Add the worcestershire sauce, parsley and salt and pepper. Cook for another 10 minutes, stirring constantly and keeping it from sticking to the bottom of the pot.
Your roux is now done. It should be dark and thick and rich looking. A well developed roux is pertinent for the flavor of gumbo!
Add the beef Better than Bouillon and water. Whisk until well combined. Cut chicken into bite size pieces then add the chicken and sasauge. Bring to a boil. Reduce the heat, cover and simmer for 45 minutes.
Add tomatoes and okra and simmer for 1 hour more.
Add the shrimp, green onions and chopped fresh parsley and serve over rice!
Hint: Make sure to take your time with the dark roux. That's where the wonderful flavor comes from.
I know that you want to move on with your day, and you don't want to stand over a pot of food for half an hour while making the dark roux. But of all the steps, this is the most important. Developing the dark roux makes the biggest difference in flavor and texture and is the number one thing you can do to make this dish amazing.
Get creative! While gumbo has a few key foundational ingredients like dark roux, the Creole holy trinity and chicken, sausage and shrimp, there is a lot of flexibility as well! We love adding vegetables, and even using other meats on occasion. As long as you keep the core ingredients, the rest are flexible. This won't create a technically traditional dish, but it's nice to mix things up.
- Okra - instead of okra you can use file as a thickener. Add it at the very end, sprinkling it on top about 3 minutes before adding the shrimp, green onions and parsley.
- Sausage- this also tastes great with chicken sausage, or even Polish sausages in a pinch.
- Gluten Free- for gluten free use corn starch instead of flour. Use ¼ cup.
- Gumbo Soup - Leave out the okra. The okra acts as a thickener. Without the okra it will be a great soup-like texture.
- Vegetable- I added 1 zucchini, 1 summer squash and 1 red bell pepper to add some more vitamins and nutrients and it was delicious!
- Creole- Add some creole seasoning for a fun kick of flavor.
- large heavy bottom dutch oven pot- a regular large pot will work in a pinch
Store in the refrigerator in an airtight container for up to 5 days. Reheat in the microwave or on the stovetop until hot.
Store in the freezer in an airtight container for up to 2 months. Reheat on the stovetop until hot.
Make sure the gumbo is actually simmering for its 45 and 60 minute time slots. If it isn't hot enough, the meat could go bad and spoil during these long stretches of time.
Cook the chicken and sausage. Make a dark roux. This will develop the flavor and texture and is the base of any good gumbo. Add the Creole Holy Trinity (onions, green bell pepper and celery) and parsley. Add the beef broth, chicken and sausage. Simmer 45 minutes. Add stewed tomatoes and okra and simmer for another hour. Stir in the shrimp and parsley and serve!
Making a dark roux is essential for good gumbo. Over medium heat melt the butter and whisk in the flour. Cook while stirring for 10-15 minutes until dark in color. Add the garlic, onion, bell pepper and celery and cook for 10 more minutes, stirring constantly. Add the Worcestershire sauce, parsley, salt and pepper and cook for 10 more minutes, still stirring to keep it sticking from the bottom. Your dark roux is now done!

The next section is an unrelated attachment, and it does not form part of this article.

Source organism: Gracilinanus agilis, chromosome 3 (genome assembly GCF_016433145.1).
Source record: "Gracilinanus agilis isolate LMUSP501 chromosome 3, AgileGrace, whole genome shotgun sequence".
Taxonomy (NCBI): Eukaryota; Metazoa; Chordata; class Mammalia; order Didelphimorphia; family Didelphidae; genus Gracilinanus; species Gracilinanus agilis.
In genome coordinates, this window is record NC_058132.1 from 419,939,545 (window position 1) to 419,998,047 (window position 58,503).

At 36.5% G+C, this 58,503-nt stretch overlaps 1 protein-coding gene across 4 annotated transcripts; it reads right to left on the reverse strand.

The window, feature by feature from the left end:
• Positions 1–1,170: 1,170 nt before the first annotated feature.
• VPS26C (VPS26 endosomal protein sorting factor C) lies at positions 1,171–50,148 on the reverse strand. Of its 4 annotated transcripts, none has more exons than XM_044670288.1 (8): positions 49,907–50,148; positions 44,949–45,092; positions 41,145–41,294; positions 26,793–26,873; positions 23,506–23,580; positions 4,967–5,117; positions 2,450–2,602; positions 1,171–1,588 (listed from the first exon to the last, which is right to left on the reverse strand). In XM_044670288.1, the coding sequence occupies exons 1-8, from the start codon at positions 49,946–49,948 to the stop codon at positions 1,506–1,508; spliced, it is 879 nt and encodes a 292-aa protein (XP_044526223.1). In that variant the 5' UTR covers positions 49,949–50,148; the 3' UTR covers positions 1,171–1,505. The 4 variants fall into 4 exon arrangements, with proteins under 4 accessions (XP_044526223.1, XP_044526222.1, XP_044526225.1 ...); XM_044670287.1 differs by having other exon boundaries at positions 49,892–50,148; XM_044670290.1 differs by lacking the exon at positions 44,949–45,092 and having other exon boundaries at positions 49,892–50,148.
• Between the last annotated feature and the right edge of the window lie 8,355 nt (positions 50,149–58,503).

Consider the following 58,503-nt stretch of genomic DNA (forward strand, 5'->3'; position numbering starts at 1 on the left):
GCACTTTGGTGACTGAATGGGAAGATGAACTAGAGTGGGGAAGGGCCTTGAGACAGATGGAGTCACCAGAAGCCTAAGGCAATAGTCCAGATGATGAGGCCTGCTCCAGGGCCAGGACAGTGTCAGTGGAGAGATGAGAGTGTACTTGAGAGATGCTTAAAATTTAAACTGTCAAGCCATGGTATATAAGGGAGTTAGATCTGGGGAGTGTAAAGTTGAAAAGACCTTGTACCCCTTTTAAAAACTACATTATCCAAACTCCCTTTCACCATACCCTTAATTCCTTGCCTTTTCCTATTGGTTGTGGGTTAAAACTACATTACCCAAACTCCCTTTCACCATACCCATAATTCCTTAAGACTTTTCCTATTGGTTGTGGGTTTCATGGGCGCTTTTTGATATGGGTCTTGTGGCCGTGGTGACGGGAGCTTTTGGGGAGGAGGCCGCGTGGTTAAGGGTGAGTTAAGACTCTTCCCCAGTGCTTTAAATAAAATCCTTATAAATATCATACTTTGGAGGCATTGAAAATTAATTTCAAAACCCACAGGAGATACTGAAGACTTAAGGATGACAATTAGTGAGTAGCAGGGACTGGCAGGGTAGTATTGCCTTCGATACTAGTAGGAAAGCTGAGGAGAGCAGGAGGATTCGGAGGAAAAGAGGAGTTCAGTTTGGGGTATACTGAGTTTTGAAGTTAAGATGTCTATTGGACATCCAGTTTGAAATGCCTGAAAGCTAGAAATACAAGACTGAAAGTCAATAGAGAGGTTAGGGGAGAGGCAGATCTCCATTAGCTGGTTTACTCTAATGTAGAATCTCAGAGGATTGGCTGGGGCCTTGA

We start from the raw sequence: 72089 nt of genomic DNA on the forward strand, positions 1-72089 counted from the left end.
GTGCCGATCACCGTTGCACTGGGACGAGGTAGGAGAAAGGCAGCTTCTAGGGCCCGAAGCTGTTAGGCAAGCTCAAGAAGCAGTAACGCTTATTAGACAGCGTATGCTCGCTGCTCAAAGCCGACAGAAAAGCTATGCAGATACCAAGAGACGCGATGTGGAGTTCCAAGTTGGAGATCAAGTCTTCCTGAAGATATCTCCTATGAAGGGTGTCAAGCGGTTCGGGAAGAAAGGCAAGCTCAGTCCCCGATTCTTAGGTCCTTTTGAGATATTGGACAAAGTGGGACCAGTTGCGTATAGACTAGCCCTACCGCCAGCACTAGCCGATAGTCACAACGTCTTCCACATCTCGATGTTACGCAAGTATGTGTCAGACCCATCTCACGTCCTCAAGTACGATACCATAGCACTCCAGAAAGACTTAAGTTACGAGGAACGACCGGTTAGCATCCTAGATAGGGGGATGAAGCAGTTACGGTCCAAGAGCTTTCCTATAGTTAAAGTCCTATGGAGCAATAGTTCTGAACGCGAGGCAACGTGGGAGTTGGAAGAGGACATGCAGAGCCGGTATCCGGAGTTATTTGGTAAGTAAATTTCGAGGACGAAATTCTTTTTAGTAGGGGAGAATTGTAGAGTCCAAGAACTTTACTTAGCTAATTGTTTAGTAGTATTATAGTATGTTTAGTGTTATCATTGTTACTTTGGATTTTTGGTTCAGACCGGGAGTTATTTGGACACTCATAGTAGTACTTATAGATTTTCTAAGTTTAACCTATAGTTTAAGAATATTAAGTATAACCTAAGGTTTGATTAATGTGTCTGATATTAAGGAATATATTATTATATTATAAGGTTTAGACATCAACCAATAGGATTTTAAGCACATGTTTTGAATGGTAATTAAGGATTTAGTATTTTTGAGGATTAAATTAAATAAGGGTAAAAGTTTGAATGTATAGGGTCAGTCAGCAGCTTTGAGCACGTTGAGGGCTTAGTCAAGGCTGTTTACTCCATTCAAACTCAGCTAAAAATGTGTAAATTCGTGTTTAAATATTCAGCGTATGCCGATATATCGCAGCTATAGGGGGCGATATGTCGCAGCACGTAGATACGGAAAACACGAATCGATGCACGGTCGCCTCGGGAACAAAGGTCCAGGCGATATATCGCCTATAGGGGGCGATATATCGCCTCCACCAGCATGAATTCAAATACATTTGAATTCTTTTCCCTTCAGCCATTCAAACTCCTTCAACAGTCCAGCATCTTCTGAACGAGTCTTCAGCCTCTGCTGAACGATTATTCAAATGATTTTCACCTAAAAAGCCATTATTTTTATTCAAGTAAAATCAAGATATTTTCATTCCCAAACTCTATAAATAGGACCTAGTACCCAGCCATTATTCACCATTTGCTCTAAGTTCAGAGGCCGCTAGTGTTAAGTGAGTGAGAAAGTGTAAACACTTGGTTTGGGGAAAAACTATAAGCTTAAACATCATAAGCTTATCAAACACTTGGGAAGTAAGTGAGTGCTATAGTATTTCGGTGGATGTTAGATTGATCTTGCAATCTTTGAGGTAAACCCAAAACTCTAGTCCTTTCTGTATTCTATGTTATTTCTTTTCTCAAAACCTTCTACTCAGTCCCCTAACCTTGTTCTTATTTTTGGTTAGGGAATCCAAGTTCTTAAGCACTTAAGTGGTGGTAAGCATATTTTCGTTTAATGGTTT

Gumbo File, derived from dried sassafras leaves, is a key ingredient in gumbo, adding a unique aroma and thickening properties. Explore authentic Louisiana flavors by incorporating gumbo file into your recipes for delightful and aromatic creations.
A good gumbo takes about 3-4 hours to make, from start to finish. You have to cook meats, make a dark roux, and allow plenty of time for simmering and cooking.
The Creole Holy Trinity, onions, celery and green bell pepper along with tomatoes and okra go in a traditional gumbo. I like to add red bell pepper, summer squash and zucchini for a pop of more veggies.
Add shrimp at the very end! If using uncooked shrimp, add about 5 minutes before serving, while still simmering. Cook until shrimp is fully cooked then serve immediately!
Paula Deen Gumbo
- ¼ cup vegetable/ olive/ avocado oil
- 3 chicken breasts large
- 1 lb smoked sausage cut into ¼" rounds
- 5 Tablespoons butter
- ½ cup flour
- 1 large onion chopped
- 3 stalks celery chopped
- 1 green bell pepper seeded and chopped
- 8 cloves garlic minced
- ¼ cup worcestershire sauce
- ¼ of a large bunch of parsley stems and leaves, chopped plus more for garnish
- salt and pepper to taste
- 5 teaspoons beef Better Than Bouillon
- 4 cups hot water
- 14 oz can stewed tomatoes with juice
- 2 cups frozen sliced okra
- 4 green onions sliced white and green parts
- ½ lb. shrimp small cooked deveined
- Heat the olive oil in a large pot or dutch oven pot over medium/ medium high heat. Season the chicken breasts with a little salt and pepper then cook in the oil until browned on both sides then remove. Cook the sausage until browned then remove.
- Add the butter over medium heat then sprinkle the flour over the oil/butter and whisk together. Stirring constantly, cook over medium heat for 10-15 minutes. It should be a nice dark roux and thicken up. Giving it the time it needs is important for getting the best flavor. See pictures above for guidance.
- Turn the heat down to low then add the garlic, onion, bell pepper and celery and cook for 10 minutes, stirring constantly. It's important to keep it from sticking to the bottom.
- Add the worcestershire sauce, parsley and salt and pepper. Cook for another 10 minutes.
- Add the beef Better Than Bouillon and water. Whisk until well combined. Cut chicken into bite size pieces then add the chicken and sausage. Bring to a boil. Reduce the heat, cover and simmer for 45 minutes.
- Add the tomatoes and okra and simmer for 1 more hour.
- Add the shrimp, green onions and chopped fresh parsley and serve over rice!